After the awful week Boston has had, you couldn’t have asked for a better way to get back on track. Neil Diamond showed up at Fenway Park today unannounced, just in time for the start of the Royals-Red Sox game.
MLB.com’s Jason Mastrodonato reports:
Neil Diamond called the switchboard at Fenway Park at about 12:30 p.m. ET on Saturday afternoon.
“Hey, I’m here,” he said, according to Red Sox officials. “Can I come sing?”
“Sweet Caroline” has been played at ballparks throughout the nation in support of Boston after the reign of terror that locked down the city for five days and it was finally played at the ballpark that adopted the song in 2002. Diamond performed the song after the top of the eighth inning. Fittingly, the Sox scored three runs in the bottom of the eighth to take a 4-2 lead, and held on to win 4-3.
Watch Diamond’s performance:
Major League Baseball announced that the starting time of Game 2 of the World Series between the Cubs and Indians at Progressive Field on Wednesday night has been moved up to 7:08 PM EDT due to a forecast that calls for heavy rain late in the night, ESPN’s Jayson Stark reports.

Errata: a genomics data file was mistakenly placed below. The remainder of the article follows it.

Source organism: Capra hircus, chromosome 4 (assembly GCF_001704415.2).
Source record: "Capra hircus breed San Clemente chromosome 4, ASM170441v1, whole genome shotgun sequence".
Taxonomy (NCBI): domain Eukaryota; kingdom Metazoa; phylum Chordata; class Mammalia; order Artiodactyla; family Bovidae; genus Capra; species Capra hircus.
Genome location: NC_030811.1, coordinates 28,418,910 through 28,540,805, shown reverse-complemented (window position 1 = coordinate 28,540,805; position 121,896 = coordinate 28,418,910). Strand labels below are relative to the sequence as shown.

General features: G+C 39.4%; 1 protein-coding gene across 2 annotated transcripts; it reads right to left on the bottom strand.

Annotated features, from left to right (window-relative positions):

Jake Arrieta will start for the Cubs against the Indians’ Trevor Bauer, assuming his finger injury doesn’t prevent him from doing so.
While an 8 PM start puts the game in a better TV slot, most of the playoff games have been ending around midnight or later. That makes it difficult for kids on the East coast to watch and enjoy the entirety of the games. As we know, baseball has a looming problem in that its viewing audience is getting steadily older. Having playoff games start at 7 PM consistently — or even 6 PM, for that matter — might be good for the future of the game.
The last time the Cubs were in the World Series was 1945, two years before Jackie Robinson broke the color barrier in baseball. As such, until Tuesday night, the Cubs never had a black player play for them in the World Series.
Dexter Fowler changed that, leading off the ballgame at Progressive Field against the Indians. Fowler was made aware of this fact three days ago by Rany Jazayerli of The Ringer:
Fowler, in that at-bat, went ahead in the count 2-1 but ended up striking out looking on a Corey Kluber sinker.